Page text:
In an era of relentless educational change, it is somewhat counter-cultural, I suspect, to write a book with the title of Reduce Change to Increase Improvement. My purpose in doing so, is to disrupt the assumption that change is always desirable, and to challenge educational leaders at all levels to think
Analogies require us to identify similarities between two or more items that may appear very different on the surface. Let’s look at two examples. Consider
Imagine being a child moving through a K-12 educational system. In kindergarten, the teacher reads a silly, fun story aloud as the class listens intently.
On October 4, 1957, the Soviets launched Sputnik, making outer space the next battleground of the Cold War. It also sent a shockwave through the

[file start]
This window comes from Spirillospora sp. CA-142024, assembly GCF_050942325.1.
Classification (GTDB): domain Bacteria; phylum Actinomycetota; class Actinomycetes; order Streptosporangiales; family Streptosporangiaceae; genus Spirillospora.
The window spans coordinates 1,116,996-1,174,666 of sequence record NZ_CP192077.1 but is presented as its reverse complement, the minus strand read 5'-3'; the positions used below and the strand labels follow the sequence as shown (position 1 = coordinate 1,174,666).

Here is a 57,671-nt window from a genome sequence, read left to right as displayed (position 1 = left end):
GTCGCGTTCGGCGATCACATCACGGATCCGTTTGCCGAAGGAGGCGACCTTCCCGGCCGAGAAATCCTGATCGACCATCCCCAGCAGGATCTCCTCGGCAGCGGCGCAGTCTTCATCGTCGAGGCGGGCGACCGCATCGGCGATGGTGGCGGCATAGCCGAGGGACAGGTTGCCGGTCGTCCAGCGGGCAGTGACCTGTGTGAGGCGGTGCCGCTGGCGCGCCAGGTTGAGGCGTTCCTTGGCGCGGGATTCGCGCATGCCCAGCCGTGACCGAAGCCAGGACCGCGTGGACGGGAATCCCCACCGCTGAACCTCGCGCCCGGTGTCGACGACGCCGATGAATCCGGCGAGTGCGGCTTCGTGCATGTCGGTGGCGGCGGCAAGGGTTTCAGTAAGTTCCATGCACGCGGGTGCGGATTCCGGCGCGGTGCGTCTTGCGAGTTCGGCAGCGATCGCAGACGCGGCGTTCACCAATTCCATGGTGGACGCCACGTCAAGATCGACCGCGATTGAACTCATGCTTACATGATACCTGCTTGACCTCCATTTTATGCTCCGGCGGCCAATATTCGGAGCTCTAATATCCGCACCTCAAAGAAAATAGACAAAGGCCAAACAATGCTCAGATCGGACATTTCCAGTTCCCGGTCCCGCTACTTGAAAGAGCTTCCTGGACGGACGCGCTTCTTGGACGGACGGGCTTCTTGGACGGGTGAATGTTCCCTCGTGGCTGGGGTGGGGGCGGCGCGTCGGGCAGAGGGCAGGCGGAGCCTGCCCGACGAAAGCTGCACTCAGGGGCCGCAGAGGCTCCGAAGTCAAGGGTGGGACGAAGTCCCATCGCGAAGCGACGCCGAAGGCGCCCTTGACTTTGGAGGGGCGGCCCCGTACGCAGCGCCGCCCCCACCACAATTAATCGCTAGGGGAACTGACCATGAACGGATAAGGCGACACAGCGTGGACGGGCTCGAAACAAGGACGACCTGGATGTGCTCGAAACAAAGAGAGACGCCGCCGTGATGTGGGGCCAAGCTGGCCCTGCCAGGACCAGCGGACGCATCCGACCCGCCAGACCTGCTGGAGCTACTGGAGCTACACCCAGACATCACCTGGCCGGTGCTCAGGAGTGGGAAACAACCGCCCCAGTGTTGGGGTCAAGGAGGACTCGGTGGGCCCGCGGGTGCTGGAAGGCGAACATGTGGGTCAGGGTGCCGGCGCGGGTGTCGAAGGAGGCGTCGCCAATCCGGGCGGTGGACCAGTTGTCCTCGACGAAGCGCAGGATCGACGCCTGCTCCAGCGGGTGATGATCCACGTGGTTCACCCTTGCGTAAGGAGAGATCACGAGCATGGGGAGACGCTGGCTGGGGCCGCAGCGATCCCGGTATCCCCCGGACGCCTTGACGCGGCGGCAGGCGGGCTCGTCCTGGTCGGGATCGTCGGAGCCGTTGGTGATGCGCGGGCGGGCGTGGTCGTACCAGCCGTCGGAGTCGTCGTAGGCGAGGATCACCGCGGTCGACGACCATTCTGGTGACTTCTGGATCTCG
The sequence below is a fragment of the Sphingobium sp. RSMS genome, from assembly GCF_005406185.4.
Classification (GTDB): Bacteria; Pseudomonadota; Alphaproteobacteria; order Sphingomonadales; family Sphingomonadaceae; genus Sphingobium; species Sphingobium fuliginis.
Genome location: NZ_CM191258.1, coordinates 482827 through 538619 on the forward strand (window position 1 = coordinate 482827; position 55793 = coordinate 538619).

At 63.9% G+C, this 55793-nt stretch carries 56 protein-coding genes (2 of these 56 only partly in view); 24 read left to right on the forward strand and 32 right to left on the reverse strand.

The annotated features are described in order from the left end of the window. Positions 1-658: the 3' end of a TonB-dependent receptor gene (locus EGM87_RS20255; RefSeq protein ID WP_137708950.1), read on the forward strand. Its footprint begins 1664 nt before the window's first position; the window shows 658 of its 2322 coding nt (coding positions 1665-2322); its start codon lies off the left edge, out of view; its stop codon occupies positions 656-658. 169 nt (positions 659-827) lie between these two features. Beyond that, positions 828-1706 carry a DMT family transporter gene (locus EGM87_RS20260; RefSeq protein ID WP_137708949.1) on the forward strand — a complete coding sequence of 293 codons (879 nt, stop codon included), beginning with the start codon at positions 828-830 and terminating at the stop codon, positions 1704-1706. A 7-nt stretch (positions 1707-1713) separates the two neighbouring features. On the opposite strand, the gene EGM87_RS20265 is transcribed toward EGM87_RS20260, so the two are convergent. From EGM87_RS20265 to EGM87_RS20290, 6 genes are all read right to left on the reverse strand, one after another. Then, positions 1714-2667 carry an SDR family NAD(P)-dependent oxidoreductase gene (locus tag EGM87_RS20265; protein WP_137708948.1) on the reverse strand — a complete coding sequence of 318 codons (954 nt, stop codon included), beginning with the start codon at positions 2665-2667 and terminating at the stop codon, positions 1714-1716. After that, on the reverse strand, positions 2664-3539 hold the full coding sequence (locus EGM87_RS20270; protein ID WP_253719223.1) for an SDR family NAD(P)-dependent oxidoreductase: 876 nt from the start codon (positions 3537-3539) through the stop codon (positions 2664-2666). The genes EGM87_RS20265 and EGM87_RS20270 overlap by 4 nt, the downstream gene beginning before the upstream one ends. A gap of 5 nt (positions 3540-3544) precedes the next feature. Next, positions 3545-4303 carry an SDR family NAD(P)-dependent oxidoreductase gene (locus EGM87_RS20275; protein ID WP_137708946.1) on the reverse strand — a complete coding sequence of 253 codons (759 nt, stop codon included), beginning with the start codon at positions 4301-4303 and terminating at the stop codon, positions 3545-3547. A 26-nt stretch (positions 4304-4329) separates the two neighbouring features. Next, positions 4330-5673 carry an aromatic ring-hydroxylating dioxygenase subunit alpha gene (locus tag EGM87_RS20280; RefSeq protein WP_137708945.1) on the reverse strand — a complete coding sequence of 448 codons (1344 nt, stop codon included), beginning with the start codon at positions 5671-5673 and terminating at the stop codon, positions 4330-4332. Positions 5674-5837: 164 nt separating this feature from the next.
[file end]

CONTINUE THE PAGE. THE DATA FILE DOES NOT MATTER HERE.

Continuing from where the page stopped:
I am so thankful that I had the opportunity to review Ana Homayoun’s new book, Social Media Wellness: Helping Tweens and Teens Thrive in an
The research is clear: we cannot purchase our way to student achievement through prepackaged programs. There is no one-size-fits-all approach to student learning. Yet the
Students are profoundly influenced by the messages they get from the significant people in their lives about their ability to learn. Many low-confidence, underperforming students—often